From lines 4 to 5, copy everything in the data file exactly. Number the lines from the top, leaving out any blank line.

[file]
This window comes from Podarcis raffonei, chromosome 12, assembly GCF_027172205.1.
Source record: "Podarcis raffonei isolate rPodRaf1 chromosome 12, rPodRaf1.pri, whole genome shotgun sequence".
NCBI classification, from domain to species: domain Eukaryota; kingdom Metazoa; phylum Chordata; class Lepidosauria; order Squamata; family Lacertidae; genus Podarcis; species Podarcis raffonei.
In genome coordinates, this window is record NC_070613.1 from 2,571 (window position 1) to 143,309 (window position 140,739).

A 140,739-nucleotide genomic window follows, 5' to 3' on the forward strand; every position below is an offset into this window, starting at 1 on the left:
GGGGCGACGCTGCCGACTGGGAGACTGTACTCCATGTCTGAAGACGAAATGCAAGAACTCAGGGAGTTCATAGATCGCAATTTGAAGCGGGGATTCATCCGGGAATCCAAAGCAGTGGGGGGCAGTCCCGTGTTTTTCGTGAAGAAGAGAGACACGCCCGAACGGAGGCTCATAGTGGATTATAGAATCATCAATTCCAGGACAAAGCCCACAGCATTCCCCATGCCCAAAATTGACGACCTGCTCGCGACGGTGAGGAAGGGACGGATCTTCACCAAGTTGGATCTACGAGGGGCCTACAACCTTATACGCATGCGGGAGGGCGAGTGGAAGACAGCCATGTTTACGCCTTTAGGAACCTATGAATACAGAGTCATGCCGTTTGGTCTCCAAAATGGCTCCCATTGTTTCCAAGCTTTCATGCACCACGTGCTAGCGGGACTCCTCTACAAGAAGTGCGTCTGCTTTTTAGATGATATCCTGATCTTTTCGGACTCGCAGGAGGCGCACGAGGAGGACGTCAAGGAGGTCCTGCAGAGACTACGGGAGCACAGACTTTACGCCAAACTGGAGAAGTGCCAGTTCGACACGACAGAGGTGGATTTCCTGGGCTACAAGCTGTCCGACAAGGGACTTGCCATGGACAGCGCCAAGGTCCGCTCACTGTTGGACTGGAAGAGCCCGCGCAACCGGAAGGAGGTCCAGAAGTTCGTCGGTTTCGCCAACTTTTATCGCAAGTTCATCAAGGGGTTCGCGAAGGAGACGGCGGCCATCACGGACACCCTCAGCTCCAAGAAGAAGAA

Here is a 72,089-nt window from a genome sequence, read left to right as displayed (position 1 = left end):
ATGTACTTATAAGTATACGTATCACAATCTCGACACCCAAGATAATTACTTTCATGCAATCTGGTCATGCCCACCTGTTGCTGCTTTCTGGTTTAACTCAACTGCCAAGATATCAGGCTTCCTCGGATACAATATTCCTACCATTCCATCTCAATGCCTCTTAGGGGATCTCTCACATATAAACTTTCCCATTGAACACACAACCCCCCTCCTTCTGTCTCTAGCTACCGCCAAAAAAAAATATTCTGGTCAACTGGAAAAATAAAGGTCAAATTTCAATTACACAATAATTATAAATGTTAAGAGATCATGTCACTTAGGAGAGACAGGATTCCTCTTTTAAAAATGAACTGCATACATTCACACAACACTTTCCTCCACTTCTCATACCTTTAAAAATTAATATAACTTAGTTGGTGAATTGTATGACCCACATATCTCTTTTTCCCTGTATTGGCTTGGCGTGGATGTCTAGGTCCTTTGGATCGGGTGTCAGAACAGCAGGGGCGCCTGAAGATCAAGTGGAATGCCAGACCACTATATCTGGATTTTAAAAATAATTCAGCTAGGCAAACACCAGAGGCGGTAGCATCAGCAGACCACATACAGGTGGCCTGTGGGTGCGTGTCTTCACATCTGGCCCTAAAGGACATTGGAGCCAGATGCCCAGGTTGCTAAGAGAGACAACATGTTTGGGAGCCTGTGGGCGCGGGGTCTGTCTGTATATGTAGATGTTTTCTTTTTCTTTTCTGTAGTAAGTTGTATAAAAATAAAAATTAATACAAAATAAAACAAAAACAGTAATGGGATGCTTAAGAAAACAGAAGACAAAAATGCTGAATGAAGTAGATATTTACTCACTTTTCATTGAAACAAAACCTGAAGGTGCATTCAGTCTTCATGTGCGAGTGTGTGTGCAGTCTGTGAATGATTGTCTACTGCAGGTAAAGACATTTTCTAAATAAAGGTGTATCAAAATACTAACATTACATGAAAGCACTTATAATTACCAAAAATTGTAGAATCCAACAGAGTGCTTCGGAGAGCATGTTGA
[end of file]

In genome coordinates, this window is record NC_070613.1 from 2,571 (window position 1) to 143,309 (window position 140,739).

A 140,739-nucleotide genomic window follows, 5' to 3' on the forward strand; every position below is an offset into this window, starting at 1 on the left: